By Maurice Obstfeld July 16, 2018 Versions in عربي, Baˈhasa indoneˈsia, 中文, Español, Français, 日本語, Português, Русский  The escalation of trade tensions is the greatest near-term threat to global growth (photo: wildpixel/Getty Images by iStock) Amid rising tensions over international trade, the broad global expansion that began roughly two years ago has plateaued and become less balanced. In our latest World Economic Outlook Update, we continue to project global growth rates of just...

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An Imbalance in Global Banks’ Dollar Funding

By John Caparusso, Yingyuan Chen, Hideo Hashimoto, David Jones, Will Kerry and Aki Yokoyama June 12, 2018 Versions in Español, Deutsche, Français, 日本語, Português The US Treasury is issuing more T-bills, potentially putting upward pressure on the interest rates non-US banks must pay for short-term dollar funding (photo: Jennifer Hack/KRT/Newscom) For companies and investors outside the United States, the dollar is often the currency of choice. Surprisingly, though, US banks play only a...

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Hey, Economist! Outgoing New York Fed President Bill Dudley on FOMC Preparation and Thinking Like an Economist

Bill Dudley will soon turn over the keys to the vault—so to speak. But before his tenure ends after nine years as president of the New York Fed, Liberty Street Economics sought to capture his parting reflections on economic research, FOMC preparation, and leadership. Publications editor Trevor Delaney recently caught up with Dudley. This transcript has been lightly edited. Q: Lawyers sometimes refer to ‘thinking like a lawyer.’ How would you describe what it means to ‘think...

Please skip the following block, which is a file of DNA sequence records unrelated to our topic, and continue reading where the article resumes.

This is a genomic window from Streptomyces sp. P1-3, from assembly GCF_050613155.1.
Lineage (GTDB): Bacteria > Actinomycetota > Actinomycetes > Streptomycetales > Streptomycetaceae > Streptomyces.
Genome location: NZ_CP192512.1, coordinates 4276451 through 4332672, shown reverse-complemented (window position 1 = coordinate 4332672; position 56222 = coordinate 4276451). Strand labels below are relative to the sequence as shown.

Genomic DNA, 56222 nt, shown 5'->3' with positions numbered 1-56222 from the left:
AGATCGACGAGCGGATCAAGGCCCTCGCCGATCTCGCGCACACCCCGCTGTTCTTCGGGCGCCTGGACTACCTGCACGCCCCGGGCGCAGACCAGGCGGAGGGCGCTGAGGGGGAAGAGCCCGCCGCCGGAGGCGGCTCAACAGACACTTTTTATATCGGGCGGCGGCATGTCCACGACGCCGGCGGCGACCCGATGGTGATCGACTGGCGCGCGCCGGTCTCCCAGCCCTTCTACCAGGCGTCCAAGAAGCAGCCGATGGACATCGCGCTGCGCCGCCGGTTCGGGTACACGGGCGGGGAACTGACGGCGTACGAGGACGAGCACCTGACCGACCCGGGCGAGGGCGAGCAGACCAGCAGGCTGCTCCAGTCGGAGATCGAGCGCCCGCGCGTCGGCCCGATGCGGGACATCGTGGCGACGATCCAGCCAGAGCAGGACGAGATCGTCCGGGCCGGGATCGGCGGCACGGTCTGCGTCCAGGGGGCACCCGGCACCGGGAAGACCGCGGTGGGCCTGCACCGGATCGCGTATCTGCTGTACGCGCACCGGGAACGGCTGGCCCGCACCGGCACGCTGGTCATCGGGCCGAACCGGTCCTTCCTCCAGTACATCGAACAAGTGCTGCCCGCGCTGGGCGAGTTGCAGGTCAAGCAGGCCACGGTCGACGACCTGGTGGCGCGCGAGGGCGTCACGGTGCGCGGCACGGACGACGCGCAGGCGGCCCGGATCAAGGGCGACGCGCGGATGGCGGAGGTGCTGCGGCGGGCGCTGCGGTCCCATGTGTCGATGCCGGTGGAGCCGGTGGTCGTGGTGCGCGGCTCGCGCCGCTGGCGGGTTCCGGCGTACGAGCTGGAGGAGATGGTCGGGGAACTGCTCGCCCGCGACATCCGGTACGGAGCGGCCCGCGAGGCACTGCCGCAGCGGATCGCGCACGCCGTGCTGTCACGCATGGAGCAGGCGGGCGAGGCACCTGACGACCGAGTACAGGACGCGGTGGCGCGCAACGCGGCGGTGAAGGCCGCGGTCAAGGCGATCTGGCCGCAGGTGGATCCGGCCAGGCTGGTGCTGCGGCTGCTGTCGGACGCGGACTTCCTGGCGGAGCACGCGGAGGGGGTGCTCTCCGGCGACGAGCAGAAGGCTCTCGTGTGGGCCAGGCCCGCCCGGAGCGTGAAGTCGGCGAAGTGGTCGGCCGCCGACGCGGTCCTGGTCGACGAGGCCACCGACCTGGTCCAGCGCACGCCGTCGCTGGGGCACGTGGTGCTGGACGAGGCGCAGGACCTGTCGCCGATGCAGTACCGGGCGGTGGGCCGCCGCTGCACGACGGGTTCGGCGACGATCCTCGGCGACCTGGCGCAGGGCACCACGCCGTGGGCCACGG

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There’s water everywhere, but John Taylor wants us all to be thirsty

"Water water everywhere, and not a drop to drink" - Rime of the Ancient Mariner (Gustave Doré woodcut) In a recent paper, John Taylor rhapsodizes about bringing back the good ol' federal funds market: I think the case can be made for such a framework. Peter Fisher ran the trading desk at the New York Fed for many years, and knows well how these markets work. His assessment is that such a framework would work, saying “we could get back and manage it with quantities; it’s not impossible. We...

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Indians’ “ill-informed notions” concerning the legitimacy of ₹10 coins

The BBC has an interesting story about India's coinage. Apparently more and more Indians  believe that the ₹10 coin is not real, or that it has been banned by the authorities, and as a result they are unwilling to accept them in trade. Doubts about the ₹10 coin have been emerging for several years now: Amol Agarwal has covered the story here, here, and here.This is an excerpt from the BBC article: "Nobody accepts the coins - grocery shops, tea stalls, nobody accepts it", an auto rickshaw...